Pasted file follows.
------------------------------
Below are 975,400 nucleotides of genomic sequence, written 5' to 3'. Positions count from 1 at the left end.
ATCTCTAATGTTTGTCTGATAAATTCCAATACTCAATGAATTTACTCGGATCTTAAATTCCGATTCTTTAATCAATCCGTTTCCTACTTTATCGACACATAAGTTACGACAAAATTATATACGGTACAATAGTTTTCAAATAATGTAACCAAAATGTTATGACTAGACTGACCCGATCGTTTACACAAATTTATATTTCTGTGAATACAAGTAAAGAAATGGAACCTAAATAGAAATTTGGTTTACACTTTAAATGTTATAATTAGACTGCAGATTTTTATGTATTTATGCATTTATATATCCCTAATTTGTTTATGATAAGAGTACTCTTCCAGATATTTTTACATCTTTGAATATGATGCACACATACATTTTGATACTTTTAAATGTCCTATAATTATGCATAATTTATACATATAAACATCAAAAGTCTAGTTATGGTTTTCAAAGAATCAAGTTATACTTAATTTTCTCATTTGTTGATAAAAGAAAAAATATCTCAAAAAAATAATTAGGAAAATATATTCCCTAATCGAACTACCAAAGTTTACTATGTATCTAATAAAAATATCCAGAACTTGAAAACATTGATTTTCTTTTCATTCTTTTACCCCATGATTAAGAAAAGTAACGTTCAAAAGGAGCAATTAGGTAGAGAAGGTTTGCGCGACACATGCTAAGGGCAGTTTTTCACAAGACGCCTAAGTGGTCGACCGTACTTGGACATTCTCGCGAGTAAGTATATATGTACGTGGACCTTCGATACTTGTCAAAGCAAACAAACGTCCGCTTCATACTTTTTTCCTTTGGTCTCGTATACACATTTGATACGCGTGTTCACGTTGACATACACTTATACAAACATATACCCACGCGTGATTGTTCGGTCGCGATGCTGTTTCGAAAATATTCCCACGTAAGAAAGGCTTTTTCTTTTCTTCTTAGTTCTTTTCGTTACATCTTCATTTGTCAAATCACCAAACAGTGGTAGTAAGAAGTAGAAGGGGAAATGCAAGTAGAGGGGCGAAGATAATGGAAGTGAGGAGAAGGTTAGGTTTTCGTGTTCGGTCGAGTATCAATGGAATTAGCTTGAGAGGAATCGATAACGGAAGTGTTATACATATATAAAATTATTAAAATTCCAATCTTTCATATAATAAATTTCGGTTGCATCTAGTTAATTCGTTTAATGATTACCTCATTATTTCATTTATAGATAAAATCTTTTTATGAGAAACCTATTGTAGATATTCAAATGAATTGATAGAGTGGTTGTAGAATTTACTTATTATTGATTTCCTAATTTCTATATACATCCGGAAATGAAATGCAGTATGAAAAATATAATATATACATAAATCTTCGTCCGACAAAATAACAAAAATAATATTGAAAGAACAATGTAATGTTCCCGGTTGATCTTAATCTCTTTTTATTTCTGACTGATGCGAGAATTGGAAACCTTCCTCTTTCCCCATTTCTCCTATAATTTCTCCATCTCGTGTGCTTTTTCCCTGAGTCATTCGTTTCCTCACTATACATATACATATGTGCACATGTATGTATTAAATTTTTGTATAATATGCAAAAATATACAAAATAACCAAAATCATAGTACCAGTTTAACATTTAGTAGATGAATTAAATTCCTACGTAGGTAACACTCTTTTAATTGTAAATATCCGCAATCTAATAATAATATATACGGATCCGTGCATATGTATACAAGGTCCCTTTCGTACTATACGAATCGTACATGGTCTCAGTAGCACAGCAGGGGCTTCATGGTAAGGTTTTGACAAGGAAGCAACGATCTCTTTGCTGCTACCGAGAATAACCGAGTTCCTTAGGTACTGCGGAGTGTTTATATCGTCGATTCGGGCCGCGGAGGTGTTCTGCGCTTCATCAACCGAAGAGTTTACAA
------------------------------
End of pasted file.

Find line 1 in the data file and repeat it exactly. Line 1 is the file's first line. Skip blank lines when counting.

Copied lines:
Below are 975,400 nucleotides of genomic sequence, written 5' to 3'. Positions count from 1 at the left end.